One of the cornerstones of the American justice system is equal treatment under the law for all Americans. As Superman used to say, “Liberty and justice for all.” It sounds great in theory, but that is often not the reality experienced by many Americans. This unequal treatment under the law often presents itself as unfair treatment by government officials, especially police officers. Being injured by the police is an all too common occurrence. Even if the authorities have a just basis to detain someone, excessive force, and police brutality is never acceptable. For many people who have been injured by the police, the question is, “I was hurt by the police, what can I do now?
The Statute of Limitations, Hurt Police Custody
There are several laws, both federal and State, which are intended to protect citizens against everything from a minor police injury to the more excessive force police brutality that can occur. Beyond federal Laws, which began with the Civil Rights Act of 1964, federal protection of rights start in the U.S. Constitution. The 4th Amendment protects citizens against unreasonable search and seizures while the 14th Amendment speaks of guaranteeing due process of the law and equal protection of all persons under the law.
The Civil Rights Act of 1871, or a “Section 1983” as it is also known, is a federal statute allowing suits against the U.S. government for violations of civil rights.
For a Section 1983 suit to be admissible, the individual who is being sued must be considered to have acted “under color of any statute, ordinance, regulation, custom, or usage” of a state, such as Lousiana. “Under color of” has been determined by courts to require the individual being sued to be considered a representative of the state when they were depriving the victim of their civil rights. A number of different factors are considered to see if the individual was acting “under color” of the state, including:
- Was the person “on duty?”
- Were they wearing an official uniform?
- Was law enforcement equipment used (for example handcuffs)?
- Was an arrest carried out?
- Did the person claim to be an officer?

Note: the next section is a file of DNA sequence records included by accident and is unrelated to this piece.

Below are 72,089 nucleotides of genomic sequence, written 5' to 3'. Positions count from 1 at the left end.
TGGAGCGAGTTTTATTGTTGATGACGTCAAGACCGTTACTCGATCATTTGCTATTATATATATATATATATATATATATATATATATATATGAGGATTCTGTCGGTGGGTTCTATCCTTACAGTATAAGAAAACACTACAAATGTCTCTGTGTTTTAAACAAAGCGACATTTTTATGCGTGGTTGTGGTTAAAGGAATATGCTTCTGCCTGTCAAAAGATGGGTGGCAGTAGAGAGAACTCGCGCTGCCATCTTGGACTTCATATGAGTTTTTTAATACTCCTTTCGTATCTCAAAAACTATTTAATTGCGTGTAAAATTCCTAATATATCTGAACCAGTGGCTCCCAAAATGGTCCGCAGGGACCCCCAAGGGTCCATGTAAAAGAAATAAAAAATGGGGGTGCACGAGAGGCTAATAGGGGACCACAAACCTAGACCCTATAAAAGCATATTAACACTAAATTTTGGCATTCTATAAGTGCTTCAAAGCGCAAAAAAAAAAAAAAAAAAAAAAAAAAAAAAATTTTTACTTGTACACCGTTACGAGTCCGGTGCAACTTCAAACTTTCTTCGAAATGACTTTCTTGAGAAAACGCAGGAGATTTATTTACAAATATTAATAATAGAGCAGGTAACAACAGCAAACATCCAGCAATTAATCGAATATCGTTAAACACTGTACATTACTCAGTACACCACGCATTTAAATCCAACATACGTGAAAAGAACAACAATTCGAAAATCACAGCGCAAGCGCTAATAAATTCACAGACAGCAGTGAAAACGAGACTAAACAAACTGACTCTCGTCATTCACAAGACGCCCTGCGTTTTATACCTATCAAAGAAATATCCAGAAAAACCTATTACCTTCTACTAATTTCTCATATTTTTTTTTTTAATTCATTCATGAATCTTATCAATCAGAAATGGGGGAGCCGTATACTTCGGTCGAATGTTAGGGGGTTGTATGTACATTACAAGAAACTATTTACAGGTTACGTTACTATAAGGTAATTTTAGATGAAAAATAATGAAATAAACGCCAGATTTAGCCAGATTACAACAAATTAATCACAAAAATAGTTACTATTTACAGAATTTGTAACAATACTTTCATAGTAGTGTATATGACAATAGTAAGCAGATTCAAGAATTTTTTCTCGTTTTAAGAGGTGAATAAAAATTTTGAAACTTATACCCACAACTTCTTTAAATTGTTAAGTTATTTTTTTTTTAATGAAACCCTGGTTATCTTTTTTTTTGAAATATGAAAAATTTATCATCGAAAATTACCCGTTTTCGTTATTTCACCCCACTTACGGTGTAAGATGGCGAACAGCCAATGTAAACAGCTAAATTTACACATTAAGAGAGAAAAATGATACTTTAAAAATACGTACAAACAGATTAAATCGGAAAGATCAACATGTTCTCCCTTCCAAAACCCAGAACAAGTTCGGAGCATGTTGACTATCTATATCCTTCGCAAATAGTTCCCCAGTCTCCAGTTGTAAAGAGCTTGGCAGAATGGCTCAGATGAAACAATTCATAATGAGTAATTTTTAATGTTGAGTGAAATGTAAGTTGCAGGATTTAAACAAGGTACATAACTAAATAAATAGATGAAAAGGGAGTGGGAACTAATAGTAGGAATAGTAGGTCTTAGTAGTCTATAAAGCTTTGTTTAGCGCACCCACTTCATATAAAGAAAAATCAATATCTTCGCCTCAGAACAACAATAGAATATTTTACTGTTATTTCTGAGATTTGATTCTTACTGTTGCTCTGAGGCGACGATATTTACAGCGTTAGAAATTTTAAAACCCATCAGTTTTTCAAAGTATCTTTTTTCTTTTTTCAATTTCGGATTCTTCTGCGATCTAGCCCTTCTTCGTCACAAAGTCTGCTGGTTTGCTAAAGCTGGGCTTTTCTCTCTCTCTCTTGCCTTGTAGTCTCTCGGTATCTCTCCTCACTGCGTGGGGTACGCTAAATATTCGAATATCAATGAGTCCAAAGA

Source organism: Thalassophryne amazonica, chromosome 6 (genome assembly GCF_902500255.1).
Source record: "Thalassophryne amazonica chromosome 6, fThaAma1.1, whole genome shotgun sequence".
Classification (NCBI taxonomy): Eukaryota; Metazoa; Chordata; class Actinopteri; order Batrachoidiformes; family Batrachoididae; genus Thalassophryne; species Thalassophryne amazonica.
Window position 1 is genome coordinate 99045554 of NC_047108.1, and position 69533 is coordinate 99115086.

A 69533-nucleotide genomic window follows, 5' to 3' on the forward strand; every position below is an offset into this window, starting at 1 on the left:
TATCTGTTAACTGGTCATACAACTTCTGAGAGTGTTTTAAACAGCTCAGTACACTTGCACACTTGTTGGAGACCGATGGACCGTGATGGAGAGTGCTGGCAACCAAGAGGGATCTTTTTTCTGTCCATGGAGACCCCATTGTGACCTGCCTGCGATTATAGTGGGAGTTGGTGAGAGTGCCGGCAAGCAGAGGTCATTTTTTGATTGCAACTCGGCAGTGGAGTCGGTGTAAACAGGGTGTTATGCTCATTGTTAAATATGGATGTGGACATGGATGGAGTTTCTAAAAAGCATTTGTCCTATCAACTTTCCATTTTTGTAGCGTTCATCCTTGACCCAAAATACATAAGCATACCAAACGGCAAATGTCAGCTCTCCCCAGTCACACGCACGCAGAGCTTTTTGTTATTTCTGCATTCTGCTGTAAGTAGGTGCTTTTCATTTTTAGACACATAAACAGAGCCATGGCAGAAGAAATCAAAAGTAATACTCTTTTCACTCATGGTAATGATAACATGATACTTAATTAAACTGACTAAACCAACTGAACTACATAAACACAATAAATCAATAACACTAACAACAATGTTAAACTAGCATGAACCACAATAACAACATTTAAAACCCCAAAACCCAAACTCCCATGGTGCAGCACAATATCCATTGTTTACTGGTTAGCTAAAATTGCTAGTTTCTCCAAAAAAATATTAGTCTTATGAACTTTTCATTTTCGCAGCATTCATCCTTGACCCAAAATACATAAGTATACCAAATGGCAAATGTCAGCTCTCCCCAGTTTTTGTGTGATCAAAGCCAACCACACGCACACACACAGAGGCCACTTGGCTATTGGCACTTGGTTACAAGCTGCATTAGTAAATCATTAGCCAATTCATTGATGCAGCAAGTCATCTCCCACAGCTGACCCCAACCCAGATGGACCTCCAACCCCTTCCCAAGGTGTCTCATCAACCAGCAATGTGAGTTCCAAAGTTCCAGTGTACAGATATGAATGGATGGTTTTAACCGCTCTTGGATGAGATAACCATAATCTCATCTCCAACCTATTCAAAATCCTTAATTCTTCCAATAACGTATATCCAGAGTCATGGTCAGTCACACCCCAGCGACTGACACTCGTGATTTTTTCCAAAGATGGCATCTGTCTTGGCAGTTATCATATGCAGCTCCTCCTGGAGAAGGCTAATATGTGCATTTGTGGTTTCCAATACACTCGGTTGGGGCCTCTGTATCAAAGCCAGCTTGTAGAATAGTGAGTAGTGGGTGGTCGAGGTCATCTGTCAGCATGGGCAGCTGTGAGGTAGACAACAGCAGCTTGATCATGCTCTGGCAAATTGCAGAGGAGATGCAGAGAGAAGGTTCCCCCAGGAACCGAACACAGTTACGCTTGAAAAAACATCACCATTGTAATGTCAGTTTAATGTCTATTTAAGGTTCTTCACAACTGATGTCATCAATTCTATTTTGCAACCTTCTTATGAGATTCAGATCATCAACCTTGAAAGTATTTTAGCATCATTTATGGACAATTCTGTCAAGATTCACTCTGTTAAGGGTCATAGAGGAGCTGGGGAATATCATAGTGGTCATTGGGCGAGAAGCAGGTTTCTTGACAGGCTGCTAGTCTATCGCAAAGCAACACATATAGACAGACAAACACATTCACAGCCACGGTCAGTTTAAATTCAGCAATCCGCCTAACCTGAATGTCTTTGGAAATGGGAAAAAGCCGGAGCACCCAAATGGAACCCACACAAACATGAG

Note that certain violations of the law must be acted upon within a certain time frame for them to be valid. These are referred to as Statutes of Limitation. Likewise, if you have been injured by the police, a statute of limitations hurt police custody must be considered. If you or a loved one suffered a police injury, contact a lawyer at the Schwartz Law firm promptly to ensure the opportunity to get justice.
Injured by the Police
As mentioned above, protection against unfair treatment can be found in both state and federal laws. The specifics of such laws vary from state to state. In Louisiana, police brutality is considered a serious violation of a person's civil rights. There are state laws that spell out what things the police are allowed to do when they are making an arrest.
I Was Hurt by Police
If you were injured by the police, there are steps you can take to get justice for the police injury you have suffered. Initially, you should report the excessive force, police brutality to the police authorities. You should write down and document as much information as you can about the incident. At the same time, it would be wise to seek out an attorney expert on police brutality to assist you with documenting the events surrounding the incident and assisting you with getting justice, if reporting the incident to the police authorities did not provide proper relief for you.
Excessive Force and Police Brutality
If you have been hurt by the police or in any way been the victim of police brutality, consult the experts at the Schwartz Law Firm. Our attorneys can assist you through the whole process, start to finish, so you can properly document your injuries and get you the justice that you deserve. At the Schwartz Law Firm, we fight for your rights. Call today for a free consultation. In New Orleans call 504-837-2263. In Baton Rouge, call 225-766-6775.